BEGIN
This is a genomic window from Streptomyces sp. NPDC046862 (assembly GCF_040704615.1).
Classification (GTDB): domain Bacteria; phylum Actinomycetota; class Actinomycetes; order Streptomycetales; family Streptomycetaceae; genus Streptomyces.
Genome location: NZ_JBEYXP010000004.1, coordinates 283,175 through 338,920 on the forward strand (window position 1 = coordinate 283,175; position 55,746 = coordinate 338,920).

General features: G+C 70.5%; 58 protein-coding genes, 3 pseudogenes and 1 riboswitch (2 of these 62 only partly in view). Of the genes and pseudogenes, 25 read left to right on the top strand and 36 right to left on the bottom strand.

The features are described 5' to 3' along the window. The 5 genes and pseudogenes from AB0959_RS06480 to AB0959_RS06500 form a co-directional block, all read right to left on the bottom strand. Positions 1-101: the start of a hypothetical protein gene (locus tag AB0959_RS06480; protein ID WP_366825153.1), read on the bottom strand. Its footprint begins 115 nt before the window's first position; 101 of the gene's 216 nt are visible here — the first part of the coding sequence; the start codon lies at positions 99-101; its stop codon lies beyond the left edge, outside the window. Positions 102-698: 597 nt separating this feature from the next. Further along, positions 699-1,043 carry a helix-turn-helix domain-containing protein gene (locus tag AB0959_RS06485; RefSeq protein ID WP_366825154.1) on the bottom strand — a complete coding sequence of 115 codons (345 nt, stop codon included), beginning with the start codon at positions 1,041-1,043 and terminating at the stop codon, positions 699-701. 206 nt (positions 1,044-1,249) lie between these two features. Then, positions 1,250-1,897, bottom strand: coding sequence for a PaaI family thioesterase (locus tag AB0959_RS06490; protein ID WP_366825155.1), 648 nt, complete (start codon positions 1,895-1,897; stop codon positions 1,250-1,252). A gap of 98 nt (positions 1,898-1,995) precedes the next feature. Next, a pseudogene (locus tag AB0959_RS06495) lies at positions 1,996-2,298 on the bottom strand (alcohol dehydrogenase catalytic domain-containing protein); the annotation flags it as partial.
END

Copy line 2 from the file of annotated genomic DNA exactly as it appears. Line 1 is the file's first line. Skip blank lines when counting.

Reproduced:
Classification (GTDB): domain Bacteria; phylum Actinomycetota; class Actinomycetes; order Streptomycetales; family Streptomycetaceae; genus Streptomyces.